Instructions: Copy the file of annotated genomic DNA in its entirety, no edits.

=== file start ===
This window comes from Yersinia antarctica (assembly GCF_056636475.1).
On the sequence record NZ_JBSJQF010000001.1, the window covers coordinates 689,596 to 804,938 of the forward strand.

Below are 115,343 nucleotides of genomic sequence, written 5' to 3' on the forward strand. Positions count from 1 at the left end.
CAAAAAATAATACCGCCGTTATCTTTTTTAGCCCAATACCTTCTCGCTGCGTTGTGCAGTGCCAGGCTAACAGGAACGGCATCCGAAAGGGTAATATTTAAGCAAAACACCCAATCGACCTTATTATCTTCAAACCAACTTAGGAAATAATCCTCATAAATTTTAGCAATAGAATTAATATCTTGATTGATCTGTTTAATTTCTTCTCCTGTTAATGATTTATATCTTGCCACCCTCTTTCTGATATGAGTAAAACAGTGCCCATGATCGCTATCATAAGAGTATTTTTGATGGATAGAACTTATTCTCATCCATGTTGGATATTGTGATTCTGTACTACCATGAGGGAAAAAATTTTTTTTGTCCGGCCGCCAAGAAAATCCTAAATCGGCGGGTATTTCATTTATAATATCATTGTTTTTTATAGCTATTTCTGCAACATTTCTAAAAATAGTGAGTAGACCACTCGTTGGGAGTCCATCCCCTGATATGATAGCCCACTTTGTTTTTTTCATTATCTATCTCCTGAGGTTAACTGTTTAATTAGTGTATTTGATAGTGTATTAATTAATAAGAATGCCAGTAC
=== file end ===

This window comes from Yersinia antarctica (assembly GCF_056636475.1).
On the sequence record NZ_JBSJQF010000001.1, the window covers coordinates 689,596 to 804,938 of the forward strand.

Below are 115,343 nucleotides of genomic sequence, written 5' to 3' on the forward strand. Positions count from 1 at the left end.
CAAAAAATAATACCGCCGTTATCTTTTTTAGCCCAATACCTTCTCGCTGCGTTGTGCAGTGCCAGGCTAACAGGAACGGCATCCGAAAGGGTAATATTTAAGCAAAACACCCAATCGACCTTATTATCTTCAAACCAACTTAGGAAATAATCCTCATAAATTTTAGCAATAGAATTAATATCTTGATTGATCTGTTTAATTTCTTCTCCTGTTAATGATTTATATCTTGCCACCCTCTTTCTGATATGAGTAAAACAGTGCCCATGATCGCTATCATAAGAGTATTTTTGATGGATAGAACTTATTCTCATCCATGTTGGATATTGTGATTCTGTACTACCATGAGGGAAAAAATTTTTTTTGTCCGGCCGCCAAGAAAATCCTAAATCGGCGGGTATTTCATTTATAATATCATTGTTTTTTATAGCTATTTCTGCAACATTTCTAAAAATAGTGAGTAGACCACTCGTTGGGAGTCCATCCCCTGATATGATAGCCCACTTTGTTTTTTTCATTATCTATCTCCTGAGGTTAACTGTTTAATTAGTGTATTTGATAGTGTATTAATTAATAAGAATGCCAGTAC